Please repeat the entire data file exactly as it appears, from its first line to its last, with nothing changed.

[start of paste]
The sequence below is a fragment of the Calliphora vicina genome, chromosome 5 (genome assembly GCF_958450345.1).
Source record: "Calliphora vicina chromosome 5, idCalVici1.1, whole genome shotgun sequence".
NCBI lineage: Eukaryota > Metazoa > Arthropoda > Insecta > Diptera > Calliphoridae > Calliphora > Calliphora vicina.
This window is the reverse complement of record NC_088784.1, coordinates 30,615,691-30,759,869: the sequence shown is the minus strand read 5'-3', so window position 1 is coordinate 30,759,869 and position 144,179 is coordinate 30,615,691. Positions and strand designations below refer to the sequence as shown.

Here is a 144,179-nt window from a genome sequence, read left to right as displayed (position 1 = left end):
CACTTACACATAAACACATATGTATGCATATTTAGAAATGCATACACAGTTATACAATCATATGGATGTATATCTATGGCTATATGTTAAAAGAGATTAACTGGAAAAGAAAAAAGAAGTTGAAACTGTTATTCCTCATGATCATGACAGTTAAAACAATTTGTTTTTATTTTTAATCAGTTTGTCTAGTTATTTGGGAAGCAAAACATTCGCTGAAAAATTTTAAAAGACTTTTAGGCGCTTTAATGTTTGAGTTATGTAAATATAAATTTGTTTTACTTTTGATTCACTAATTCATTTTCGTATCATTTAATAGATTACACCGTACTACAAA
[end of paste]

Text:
The sequence below is a fragment of the Calliphora vicina genome, chromosome 5 (genome assembly GCF_958450345.1).
Source record: "Calliphora vicina chromosome 5, idCalVici1.1, whole genome shotgun sequence".
NCBI lineage: Eukaryota > Metazoa > Arthropoda > Insecta > Diptera > Calliphoridae > Calliphora > Calliphora vicina.
This window is the reverse complement of record NC_088784.1, coordinates 30,615,691-30,759,869: the sequence shown is the minus strand read 5'-3', so window position 1 is coordinate 30,759,869 and position 144,179 is coordinate 30,615,691. Positions and strand designations below refer to the sequence as shown.

Here is a 144,179-nt window from a genome sequence, read left to right as displayed (position 1 = left end):
CACTTACACATAAACACATATGTATGCATATTTAGAAATGCATACACAGTTATACAATCATATGGATGTATATCTATGGCTATATGTTAAAAGAGATTAACTGGAAAAGAAAAAAGAAGTTGAAACTGTTATTCCTCATGATCATGACAGTTAAAACAATTTGTTTTTATTTTTAATCAGTTTGTCTAGTTATTTGGGAAGCAAAACATTCGCTGAAAAATTTTAAAAGACTTTTAGGCGCTTTAATGTTTGAGTTATGTAAATATAAATTTGTTTTACTTTTGATTCACTAATTCATTTTCGTATCATTTAATAGATTACACCGTACTACAAA